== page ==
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Tuesday, September 21, 2010

My Story Behind African American-Latino World





It was in East Harlem where I experienced a cultural exchange with primarily the Puerto Rican community.






A client was in my office discussing the matter at hand, when suddenly, our conversation drifted to a topic directed at me. “So you are Black,” this client commented. My response, “the last time I looked in the mirror I was, why?” She says because you got all this Latin stuff on your wall. I asked her, what about the pictures of John Coltrane, Muhammad Ali, and Miles Davis that were also on my wall? She pointed out that those pictures were overwhelmed by pictures from Perú, Colombia, Venezuela, and other places I've traveled. Well, I have to admit that I do have a passion for Latin culture, and many people from different ethnic groups, including Latinos have asked why.






















The Lenox Terrace on New York's 5th Avenue in Harlem, where I lived as a child, was the dividing line between East and West Harlem.

It all started with my attraction to Latin music, namely salsa, as a child growing up on the borderline of East and West Harlem in New York City. East Harlem contains a large Spanish-speaking population, mostly Puerto Rican. As a child, I noticed a lot of cultural exchange between African-American and Puerto Rican communities being that we lived side by side. We went to the same schools and community centers. It was common during the spring and summer to see African-American and Puerto Rican musicians in Marcus Garvey Park, across the street from my old Middle School in East Harlem with their conga drums, bongos, flutes, and other percussion and wind instruments jamming to jazz and Latin jazz tunes. Walter, an African-American friend from Brooklyn, noticed my large collection of salsa and Latin jazz albums in my room. He told me that I was turning into a Puerto Rican.




















My old elementary school, P.S. 197-Manhattan, also on 5th Avenue; dividing East and West Harlem.

Even people in the Spanish-speaking countries that I've visited have assumed that I too am Latino. In Ecuador, a cab driver asked me, “es usted caribeño?” In other words, am I Puerto Rican, Cuban, or Dominican. When I later crossed the border into Perú, I was stopped by the police three times because they thought I was an illegal alien from either Ecuador or Colombia. One cop thought my American passport was fake and asked me a lot of intense questions to make sure my answers were consistent with what was in my documents. I said to myself, dang, is my Spanish that good? Why is he tripping? When he first approached me I snapped at him in Peruvian slang, despacio, mi español es monse--slow down, my Spanish is whack! When the officer was finally done interrogating me, I said to him, gracias por la práctica en español (thanks for helping me practice my Spanish). The officer responded with, ¡Ya!, meaning  yeah, yeah, yeah. He really thought he himself a bribe or bust..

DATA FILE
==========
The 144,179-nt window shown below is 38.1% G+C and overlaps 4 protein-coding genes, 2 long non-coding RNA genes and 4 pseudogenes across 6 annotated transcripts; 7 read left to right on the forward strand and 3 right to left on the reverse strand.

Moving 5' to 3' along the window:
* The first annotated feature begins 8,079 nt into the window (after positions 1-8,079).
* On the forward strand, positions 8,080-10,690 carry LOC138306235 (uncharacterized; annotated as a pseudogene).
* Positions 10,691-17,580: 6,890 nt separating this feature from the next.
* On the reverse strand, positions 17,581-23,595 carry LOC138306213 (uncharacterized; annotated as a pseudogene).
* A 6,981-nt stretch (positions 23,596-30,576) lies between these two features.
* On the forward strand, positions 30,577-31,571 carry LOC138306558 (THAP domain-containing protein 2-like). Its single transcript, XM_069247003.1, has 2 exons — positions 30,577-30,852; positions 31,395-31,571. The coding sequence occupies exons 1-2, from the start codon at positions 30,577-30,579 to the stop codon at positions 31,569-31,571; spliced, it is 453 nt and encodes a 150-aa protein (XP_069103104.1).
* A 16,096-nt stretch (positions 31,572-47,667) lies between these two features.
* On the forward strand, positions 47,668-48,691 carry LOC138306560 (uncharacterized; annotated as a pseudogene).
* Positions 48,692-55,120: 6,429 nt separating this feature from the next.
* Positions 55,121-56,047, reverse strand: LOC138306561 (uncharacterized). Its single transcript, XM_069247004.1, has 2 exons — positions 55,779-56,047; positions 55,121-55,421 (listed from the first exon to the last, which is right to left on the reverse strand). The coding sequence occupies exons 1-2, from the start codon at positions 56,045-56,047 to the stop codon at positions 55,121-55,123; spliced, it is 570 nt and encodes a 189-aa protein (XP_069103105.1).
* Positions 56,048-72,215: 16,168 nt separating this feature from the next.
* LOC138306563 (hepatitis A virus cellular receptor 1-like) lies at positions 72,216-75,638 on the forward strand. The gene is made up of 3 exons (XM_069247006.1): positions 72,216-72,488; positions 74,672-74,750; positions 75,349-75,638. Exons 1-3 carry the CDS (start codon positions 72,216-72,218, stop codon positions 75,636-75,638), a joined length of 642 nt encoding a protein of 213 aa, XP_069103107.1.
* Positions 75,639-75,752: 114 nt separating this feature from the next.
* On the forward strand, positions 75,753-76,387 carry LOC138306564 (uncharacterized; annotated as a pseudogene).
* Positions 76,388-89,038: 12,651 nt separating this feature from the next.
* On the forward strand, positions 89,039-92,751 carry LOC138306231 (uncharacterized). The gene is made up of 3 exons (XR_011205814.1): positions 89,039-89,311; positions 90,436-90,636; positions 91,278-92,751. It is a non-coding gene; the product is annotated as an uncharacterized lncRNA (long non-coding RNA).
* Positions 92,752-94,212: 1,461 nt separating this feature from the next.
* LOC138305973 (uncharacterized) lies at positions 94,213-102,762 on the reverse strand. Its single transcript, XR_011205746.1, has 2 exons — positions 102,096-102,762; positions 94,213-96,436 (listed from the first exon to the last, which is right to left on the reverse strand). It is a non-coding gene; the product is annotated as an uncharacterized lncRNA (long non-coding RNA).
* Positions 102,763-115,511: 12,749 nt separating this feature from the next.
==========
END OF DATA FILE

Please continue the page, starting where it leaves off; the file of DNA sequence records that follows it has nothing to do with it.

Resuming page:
I learned about the African presence from Mexico and the Caribbean and all the way down through Argentina.

What my college friend who says I'm turning into a Puerto Ricn, did not realize, and neither did I at the time, was that this hot Latin music that was turning so many people on, has African roots.When I was younger, I spent a lot of time reading up on black history, which inadvertently led me to learn black Latino history, which involves a different language and different cultures, but the same roots. It was at the Arturo Alfonso Schomburg Center for Research and Black Culture on Lenox Avenue, now Malcolm X Boulevard, in Harlem, New York, which by the way is named after a Black Puerto Rican, where I learned about the African presence and influence on Latin-American cultures from Mexico and the Caribbean, all the way down through Argentina.


















The Schomburg Center for Research & Black Culture, a branch of the New York Public Library

However, it wasn't until late into my adulthood, fueled by my love for salsa and Afro-Cuban music, when I wanted to adopt Spanish as my second language. My late Mexican-American friend, Yolanda Gutierrez, encouraged me to learn the culture as well as the language. As badly as I wanted to take Yolanda's advice, she confused me. There must be at least 15, 16, or 17 different Latin American cultures. Exactly where was I supposed to begin?








It was my love for salsa and Afro-Cuban music that reignited my desire to learn to speak Spanish.








Well, I took the easy way out. I started reading about the cultures of which I enjoyed the music; son-montuno from Cuba, bachata from the Dominican Republic, and Landó from Perú. Then, I expanded to other Latin-American musical genres, like tambor from Venezuela, punta from Honduras, and marimba from Ecuador. I began traveling to selected Latin American countries to explore their black experience. As of today, I've visited 22 cities and towns in 10 countries, including Miami, Florida, which I consider to be an honorary Latin-American town where people, especially Cubans, are in-your-face proud of their language and culture. I remember walking into Cuban restaurant, and the cook asked in broken English, “can I help you?” When I began to order in Spanish, she, her co-worker, and a even a customer were so happy that they made me feel right at home. I don't always get that reaction when I'm in New York where I grew up, San Francisco where I work, or Oakland, where I live.

My itinerary for 2012 includes Honduras and Guatemala in May, and Perú and Chile in December. The way it looks, I'm going to continue learning the Spanish language and various Latin-American cultures, particularly the black cultures until I'm on my deathbed. Until then, my blog, African American-Latino Word continues.